Illinois Rep. Robert Dold broke with fellow Republican lawmakers Tuesday, calling for expanded gun control legislation in the wake of Sunday’s massacre at an Orlando nightclub.
“Thoughts and prayers are not enough and it’s time for action,” Dold said in response to the attack.
“The hateful terrorist attack targeting America’s LGBT community in Orlando is another reminder of the pressing need to come together and work across party lines to root out terrorism, prevent gun violence and put an end to bigotry of all kinds,” Dold said Tuesday. “An attack on one American is an attack on all of us.”
U.S. & World
Dold joined Democratic lawmakers Tuesday, pushing lawmakers to take votes on bills that would prevent terror suspects from buying guns or explosives, require universal background checks for gun purchases and bolster the system for background checks.
Additionally, Dold introduced legislation last year with Rep. Debbie Dingell that would prevent people who have abused their partners from buying or owning guns, expanding prohibitive measures on people convicted of spousal abuse. Dold also pushed this measure Tuesday.
"We cannot allow partisanship to define this debate,” the congressman added.
During the speech, Dold claimed these were “common-sense proposals” for gun control that wouldn’t impede on Americans’ Second Amendment rights to bear arms.
“There is no quick and easy solution to all the problems underscored by the Orlando terrorist attack, but if we are able to set aside partisan differences and unite in the best interest of our nation, we can make serious strides in the ongoing efforts to keep Americans safe and prevent future atrocities,” Dold concluded.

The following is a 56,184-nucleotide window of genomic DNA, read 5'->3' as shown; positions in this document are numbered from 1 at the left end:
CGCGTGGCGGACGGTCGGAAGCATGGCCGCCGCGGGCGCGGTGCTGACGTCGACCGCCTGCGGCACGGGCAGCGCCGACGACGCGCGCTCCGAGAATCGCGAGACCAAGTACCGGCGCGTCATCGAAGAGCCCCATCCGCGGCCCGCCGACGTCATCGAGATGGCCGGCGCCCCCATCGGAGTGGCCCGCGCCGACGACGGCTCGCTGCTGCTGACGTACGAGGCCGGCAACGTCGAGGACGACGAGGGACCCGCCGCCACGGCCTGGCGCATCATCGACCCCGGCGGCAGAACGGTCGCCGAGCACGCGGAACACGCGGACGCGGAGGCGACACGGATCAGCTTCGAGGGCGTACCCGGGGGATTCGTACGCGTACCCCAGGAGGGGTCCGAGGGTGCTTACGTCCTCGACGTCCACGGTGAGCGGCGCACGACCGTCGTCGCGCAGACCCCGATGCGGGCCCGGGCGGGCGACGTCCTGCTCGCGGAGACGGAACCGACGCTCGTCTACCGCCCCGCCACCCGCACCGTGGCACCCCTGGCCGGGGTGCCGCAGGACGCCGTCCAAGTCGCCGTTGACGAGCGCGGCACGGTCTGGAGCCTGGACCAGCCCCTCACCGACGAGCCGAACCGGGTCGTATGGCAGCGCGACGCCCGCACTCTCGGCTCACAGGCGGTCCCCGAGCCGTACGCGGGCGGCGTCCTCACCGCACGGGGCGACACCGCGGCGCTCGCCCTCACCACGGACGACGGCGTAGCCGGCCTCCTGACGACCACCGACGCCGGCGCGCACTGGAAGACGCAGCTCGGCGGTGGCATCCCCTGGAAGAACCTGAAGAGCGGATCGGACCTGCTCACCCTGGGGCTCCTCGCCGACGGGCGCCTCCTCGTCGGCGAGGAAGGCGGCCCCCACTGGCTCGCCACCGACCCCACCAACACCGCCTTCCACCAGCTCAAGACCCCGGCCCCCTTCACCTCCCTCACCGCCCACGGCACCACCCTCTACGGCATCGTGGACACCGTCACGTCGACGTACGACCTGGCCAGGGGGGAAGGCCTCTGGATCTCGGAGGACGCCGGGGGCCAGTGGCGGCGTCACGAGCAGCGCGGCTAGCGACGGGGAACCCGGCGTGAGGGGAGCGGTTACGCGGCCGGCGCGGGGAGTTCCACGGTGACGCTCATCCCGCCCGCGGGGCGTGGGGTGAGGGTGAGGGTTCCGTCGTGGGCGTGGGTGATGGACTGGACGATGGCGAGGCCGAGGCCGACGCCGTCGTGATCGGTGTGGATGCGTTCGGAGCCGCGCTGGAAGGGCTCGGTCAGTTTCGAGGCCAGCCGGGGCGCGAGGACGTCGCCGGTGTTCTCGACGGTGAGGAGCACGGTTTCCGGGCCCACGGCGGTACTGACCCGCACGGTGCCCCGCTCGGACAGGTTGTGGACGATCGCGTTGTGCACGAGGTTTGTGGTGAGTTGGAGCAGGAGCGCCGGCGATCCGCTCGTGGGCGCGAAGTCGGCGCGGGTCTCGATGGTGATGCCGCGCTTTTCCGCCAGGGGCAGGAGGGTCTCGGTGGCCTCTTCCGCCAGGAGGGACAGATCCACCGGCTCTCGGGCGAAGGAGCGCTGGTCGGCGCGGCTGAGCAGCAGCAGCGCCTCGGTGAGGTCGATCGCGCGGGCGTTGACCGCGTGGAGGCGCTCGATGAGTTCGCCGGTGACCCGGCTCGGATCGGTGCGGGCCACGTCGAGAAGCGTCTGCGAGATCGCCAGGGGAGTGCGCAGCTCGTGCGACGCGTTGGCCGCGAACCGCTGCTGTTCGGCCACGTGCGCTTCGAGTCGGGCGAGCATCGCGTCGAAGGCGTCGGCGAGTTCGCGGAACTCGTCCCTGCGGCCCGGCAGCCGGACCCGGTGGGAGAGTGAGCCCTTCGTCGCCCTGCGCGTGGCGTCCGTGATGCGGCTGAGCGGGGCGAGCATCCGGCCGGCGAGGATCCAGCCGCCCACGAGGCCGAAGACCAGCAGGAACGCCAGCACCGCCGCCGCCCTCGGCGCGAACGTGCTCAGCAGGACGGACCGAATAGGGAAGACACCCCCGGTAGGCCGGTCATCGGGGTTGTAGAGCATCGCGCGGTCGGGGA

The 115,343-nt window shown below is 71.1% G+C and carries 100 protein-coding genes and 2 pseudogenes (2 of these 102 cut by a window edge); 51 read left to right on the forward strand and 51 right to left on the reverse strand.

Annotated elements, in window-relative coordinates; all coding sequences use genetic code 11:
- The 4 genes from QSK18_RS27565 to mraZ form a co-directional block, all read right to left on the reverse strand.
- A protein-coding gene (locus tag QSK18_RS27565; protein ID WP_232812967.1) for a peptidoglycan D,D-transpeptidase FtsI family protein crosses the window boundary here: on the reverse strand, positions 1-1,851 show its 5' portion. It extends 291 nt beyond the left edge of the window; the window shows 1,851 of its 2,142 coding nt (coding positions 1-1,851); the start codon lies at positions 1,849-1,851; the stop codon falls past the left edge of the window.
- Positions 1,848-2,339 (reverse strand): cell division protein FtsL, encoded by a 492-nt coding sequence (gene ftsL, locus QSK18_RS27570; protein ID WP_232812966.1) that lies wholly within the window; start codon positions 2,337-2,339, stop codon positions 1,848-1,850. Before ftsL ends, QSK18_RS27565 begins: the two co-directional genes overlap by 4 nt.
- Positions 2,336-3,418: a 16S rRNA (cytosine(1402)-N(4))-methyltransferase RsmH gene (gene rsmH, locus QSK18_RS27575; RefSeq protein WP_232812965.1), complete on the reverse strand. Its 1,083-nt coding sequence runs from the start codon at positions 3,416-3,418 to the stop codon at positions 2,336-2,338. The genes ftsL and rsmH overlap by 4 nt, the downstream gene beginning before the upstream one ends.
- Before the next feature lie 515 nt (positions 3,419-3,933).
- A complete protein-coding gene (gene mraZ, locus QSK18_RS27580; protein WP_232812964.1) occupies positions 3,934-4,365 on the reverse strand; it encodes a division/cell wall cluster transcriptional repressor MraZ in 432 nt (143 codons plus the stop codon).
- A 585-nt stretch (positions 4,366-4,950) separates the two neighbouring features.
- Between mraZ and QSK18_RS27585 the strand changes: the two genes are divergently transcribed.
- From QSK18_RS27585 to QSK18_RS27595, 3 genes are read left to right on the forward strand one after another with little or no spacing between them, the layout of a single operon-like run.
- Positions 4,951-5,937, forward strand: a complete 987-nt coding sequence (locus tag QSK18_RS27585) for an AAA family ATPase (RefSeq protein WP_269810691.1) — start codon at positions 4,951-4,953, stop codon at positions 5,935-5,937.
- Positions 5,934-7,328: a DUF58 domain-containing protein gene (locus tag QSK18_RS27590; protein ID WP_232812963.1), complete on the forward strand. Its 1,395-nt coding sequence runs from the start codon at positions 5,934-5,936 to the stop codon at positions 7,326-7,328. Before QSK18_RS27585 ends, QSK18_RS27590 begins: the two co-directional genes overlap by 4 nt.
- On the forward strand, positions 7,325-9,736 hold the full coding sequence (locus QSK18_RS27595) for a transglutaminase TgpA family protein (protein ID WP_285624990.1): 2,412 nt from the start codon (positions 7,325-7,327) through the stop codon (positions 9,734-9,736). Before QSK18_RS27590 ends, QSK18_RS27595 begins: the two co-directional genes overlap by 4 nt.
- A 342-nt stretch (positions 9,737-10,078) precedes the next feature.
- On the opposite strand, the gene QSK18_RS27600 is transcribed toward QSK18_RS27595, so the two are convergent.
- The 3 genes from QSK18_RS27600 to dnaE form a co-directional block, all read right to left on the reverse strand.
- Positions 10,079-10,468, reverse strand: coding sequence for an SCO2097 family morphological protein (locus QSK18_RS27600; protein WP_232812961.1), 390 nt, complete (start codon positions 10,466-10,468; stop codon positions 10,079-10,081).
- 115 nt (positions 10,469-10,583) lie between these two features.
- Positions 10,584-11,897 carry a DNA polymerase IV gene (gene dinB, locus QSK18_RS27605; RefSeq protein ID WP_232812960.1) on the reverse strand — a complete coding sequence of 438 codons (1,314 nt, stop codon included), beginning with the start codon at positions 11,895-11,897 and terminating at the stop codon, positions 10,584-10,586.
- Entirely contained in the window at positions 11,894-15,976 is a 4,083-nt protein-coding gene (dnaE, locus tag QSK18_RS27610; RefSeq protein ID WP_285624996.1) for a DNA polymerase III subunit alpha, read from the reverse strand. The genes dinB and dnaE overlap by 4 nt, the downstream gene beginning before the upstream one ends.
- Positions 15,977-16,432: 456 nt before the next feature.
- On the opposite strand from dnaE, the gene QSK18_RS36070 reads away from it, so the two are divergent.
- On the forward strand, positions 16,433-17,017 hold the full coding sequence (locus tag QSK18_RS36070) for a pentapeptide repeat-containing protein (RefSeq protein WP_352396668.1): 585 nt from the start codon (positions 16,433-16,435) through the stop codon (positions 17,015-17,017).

In the wake of the shooting, House and Senate Democrats are pushing for increased gun control measures.
Democratic lawmakers erupted on the House floor Monday, criticizing House Speaker Paul Ryan and other Republicans for not addressing the nation's gun laws, NBC New York reported.
Following a moment of silence for victims of the shooting, some Democrats yelled "where's the bill?" and "no leadership."
Omar Mateen opened fire early Sunday morning at Pulse Orlando, a popular gay dance club, killing 49 people and leaving 53 more wounded, police said. Mateen pledged allegiance to ISIS during the attack. The shooting is being called the worst in the country’s history.
Dold, who is facing a tough bid for re-election against Brad Schneider in November, has held moderate positions on gun control in the past, including the legislation proposed alongside Dingell.
Schneider served as the representative for Illinois' 10th Congressional district from 2013 to 2015 before being ousted from office by Dold in the 2014 election. Schneider defeated Dold in the 2012 general election to win the seat.